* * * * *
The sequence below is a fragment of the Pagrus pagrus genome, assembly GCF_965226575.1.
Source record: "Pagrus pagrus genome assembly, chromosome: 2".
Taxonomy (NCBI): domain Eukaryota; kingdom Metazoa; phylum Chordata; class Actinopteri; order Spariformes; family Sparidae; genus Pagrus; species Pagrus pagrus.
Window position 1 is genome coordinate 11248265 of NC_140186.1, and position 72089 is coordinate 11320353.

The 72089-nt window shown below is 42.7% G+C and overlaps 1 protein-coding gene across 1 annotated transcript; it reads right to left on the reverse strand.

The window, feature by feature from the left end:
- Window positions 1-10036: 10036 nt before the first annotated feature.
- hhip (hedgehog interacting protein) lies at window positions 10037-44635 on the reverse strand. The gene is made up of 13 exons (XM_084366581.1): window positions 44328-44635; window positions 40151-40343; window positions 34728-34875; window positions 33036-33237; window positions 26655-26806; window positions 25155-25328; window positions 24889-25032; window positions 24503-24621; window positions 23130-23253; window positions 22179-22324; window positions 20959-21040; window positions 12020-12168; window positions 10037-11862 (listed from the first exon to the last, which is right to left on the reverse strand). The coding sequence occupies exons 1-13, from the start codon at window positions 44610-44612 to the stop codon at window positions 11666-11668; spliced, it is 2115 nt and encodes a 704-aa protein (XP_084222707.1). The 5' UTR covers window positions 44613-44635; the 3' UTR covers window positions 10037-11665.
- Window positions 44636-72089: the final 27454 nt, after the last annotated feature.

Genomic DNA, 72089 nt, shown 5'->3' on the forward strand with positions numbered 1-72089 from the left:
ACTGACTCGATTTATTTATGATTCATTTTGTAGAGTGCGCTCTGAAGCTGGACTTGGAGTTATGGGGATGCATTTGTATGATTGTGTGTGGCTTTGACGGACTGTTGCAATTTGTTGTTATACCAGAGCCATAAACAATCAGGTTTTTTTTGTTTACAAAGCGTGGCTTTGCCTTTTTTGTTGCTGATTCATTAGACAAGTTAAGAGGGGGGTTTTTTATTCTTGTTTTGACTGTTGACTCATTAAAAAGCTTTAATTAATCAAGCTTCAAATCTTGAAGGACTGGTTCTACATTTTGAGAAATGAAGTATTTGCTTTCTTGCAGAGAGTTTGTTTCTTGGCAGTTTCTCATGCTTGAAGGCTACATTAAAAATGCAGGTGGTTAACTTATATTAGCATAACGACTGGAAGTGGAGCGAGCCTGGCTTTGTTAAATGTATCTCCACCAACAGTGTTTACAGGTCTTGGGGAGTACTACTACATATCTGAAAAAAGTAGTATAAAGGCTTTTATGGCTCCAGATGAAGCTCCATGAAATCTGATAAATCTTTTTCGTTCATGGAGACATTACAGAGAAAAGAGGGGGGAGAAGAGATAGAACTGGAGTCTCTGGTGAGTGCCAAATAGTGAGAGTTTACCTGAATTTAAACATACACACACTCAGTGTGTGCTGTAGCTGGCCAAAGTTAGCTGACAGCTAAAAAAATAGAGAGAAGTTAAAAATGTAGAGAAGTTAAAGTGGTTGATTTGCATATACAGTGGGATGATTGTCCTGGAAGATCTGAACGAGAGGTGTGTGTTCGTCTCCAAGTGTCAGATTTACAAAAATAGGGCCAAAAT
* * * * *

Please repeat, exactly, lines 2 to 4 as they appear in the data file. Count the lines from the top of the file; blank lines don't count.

Source record: "Pagrus pagrus genome assembly, chromosome: 2".
Taxonomy (NCBI): domain Eukaryota; kingdom Metazoa; phylum Chordata; class Actinopteri; order Spariformes; family Sparidae; genus Pagrus; species Pagrus pagrus.
Window position 1 is genome coordinate 11248265 of NC_140186.1, and position 72089 is coordinate 11320353.